Who are you?

All this is from God, who reconciled us to himself through Christ, and has given us the ministry of reconciliation; that is, in Christ God was reconciling the world to himself, not counting their trespasses against them, and entrusting the message of reconciliation to us.
2 Corinthians 5:18‭-‬19 NRSV

https://bible.com/bible/2016/2co.5.18-19.NRSV

This is where my mind landed today in the readings. How inclusive are we prepared to be… where does reconciliation end?

We love Jesus and the simple message is; the righteousness we carry is: you are forgiven, and we get the privilege of speaking this out and living it out.

Our closest relationships, our deepest loves, can be the most difficult to be reconciled to. Yet God shows us the way. The people we are closest to sometimes bear the brunt of our unforgiveness and are our nearest and dearest enemies. Be reconciled, is not out there, but here and now.

Forain, Jean Louis, 1852-1931. Prodigal Son, from Art in the Christian Tradition, a project of the Vanderbilt Divinity Library, Nashville, TN. https://diglib.library.vanderbilt.edu/act-imagelink.pl?RC=58924 [retrieved March 27, 2022]. Original source: http://www.flickr.com/photos/edithosb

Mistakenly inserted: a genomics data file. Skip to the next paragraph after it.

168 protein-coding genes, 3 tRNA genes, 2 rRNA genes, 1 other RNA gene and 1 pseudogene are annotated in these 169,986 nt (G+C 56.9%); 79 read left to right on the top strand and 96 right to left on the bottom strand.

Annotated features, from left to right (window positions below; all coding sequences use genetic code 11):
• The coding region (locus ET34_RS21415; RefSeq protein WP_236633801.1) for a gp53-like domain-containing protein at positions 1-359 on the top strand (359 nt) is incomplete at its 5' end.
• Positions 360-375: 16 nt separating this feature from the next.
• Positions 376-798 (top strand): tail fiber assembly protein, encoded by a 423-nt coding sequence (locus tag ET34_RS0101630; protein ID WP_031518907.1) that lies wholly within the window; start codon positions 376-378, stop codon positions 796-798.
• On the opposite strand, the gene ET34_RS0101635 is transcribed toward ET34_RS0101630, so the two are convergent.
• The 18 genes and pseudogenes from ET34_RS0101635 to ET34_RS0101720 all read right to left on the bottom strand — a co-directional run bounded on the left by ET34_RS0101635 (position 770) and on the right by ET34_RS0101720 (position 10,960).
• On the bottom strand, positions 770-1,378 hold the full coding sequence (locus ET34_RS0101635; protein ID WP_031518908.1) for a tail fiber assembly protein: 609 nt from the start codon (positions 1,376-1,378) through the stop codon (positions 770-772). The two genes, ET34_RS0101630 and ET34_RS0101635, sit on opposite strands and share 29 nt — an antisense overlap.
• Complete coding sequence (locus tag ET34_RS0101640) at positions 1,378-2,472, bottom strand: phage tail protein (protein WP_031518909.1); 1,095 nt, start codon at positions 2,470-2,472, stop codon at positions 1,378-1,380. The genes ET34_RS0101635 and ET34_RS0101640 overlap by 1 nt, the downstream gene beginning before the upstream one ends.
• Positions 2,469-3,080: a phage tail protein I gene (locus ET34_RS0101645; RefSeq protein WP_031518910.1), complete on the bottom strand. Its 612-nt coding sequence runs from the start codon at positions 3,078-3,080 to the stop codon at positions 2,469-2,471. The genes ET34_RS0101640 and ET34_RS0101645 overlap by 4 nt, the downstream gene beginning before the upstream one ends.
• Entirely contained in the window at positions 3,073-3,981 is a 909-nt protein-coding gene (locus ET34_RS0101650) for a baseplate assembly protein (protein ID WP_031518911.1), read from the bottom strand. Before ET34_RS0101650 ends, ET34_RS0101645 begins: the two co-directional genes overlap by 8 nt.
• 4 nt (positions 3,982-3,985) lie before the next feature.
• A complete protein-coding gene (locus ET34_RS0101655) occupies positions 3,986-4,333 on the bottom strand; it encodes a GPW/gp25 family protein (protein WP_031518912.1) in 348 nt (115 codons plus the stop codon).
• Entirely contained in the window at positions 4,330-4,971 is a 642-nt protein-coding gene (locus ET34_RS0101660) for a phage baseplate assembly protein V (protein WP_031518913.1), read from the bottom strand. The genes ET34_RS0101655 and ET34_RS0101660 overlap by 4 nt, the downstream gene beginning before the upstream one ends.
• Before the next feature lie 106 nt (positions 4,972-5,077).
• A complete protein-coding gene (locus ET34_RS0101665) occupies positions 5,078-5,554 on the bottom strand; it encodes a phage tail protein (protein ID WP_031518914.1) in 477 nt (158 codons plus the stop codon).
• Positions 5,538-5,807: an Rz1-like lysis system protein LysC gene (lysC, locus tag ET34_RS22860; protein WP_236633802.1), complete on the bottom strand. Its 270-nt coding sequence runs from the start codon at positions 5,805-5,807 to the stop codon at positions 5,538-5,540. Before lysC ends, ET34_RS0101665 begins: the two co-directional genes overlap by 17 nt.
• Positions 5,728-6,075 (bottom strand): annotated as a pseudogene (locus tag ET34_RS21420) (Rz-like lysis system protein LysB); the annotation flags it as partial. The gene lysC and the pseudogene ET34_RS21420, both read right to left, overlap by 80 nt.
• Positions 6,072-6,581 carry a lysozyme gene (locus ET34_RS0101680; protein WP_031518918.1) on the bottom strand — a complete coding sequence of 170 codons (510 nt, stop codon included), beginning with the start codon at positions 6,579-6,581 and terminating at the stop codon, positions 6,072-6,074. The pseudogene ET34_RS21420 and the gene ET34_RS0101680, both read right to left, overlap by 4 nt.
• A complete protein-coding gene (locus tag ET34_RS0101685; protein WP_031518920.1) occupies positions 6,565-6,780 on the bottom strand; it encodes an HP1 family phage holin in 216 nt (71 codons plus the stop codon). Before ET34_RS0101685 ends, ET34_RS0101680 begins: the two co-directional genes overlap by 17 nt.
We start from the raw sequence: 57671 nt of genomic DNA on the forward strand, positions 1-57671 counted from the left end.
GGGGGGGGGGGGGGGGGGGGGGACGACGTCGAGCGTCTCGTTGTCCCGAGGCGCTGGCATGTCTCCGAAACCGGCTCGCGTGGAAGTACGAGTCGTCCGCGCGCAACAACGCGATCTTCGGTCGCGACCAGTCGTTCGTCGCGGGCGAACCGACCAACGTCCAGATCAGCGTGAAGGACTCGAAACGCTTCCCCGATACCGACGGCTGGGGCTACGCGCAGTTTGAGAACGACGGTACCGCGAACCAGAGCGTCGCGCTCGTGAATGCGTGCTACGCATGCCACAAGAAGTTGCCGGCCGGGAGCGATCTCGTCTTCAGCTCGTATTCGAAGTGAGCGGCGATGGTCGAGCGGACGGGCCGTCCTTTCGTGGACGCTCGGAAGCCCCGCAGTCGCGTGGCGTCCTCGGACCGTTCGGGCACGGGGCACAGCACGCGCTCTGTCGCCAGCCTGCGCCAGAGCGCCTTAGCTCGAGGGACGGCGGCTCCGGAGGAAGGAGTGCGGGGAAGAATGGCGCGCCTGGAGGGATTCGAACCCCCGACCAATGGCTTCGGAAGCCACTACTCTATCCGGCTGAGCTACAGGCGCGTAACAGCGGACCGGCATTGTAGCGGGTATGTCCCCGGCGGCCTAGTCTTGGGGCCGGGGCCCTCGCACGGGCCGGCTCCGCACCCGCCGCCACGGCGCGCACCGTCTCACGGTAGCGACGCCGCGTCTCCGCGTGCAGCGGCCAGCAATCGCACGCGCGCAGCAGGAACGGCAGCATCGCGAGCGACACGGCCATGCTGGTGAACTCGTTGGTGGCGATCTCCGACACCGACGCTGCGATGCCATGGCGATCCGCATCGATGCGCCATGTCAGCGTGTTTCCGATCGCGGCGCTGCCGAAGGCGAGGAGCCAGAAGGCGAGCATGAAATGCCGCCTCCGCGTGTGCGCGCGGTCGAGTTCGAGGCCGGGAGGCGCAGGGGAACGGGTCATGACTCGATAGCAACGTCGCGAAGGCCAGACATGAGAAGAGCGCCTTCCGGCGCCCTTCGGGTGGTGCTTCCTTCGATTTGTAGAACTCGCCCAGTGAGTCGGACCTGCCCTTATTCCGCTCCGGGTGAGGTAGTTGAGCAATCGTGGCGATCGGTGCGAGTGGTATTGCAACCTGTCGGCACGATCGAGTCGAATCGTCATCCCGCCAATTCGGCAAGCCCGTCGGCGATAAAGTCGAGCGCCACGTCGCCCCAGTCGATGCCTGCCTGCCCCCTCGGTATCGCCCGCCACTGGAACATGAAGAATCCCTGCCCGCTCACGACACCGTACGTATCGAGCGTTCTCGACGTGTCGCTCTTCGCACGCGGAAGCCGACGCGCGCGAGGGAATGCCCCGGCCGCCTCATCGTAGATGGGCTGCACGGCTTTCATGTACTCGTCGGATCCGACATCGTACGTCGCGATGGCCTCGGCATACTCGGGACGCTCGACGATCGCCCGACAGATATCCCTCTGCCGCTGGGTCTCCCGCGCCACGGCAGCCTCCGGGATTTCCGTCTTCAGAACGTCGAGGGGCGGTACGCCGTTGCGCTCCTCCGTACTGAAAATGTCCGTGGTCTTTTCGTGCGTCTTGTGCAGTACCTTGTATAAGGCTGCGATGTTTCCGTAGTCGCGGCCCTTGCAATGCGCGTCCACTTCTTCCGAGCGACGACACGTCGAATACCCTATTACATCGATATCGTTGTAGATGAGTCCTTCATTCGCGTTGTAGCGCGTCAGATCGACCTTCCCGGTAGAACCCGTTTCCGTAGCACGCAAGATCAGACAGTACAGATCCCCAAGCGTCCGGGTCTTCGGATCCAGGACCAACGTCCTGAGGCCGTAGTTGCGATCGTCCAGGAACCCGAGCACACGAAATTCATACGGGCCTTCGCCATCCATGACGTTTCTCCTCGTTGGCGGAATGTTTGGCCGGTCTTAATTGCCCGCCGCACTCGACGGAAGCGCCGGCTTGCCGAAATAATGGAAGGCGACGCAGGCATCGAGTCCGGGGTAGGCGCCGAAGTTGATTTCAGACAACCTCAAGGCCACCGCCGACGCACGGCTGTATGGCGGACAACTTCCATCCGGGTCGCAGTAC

The other readings were Psalm 32 and Luke 15, the story of the father and two sons. To imagine which of the two sons we identify with can be a spiritual exercise, but I am finding myself wondering which of the characters could be Jesus. If you imagine Jesus to be the father, the younger son or the older son the story starts to pulse. Now I need to add, just incase, I am seeing the failings of each, but imagining what it would be like if you saw Jesus as each… were the Pharisees seeing Jesus as the younger son… We see Jesus bound up in the heart of the father but do we relate to Jesus as if he were the older son? Blowing my own mind here.

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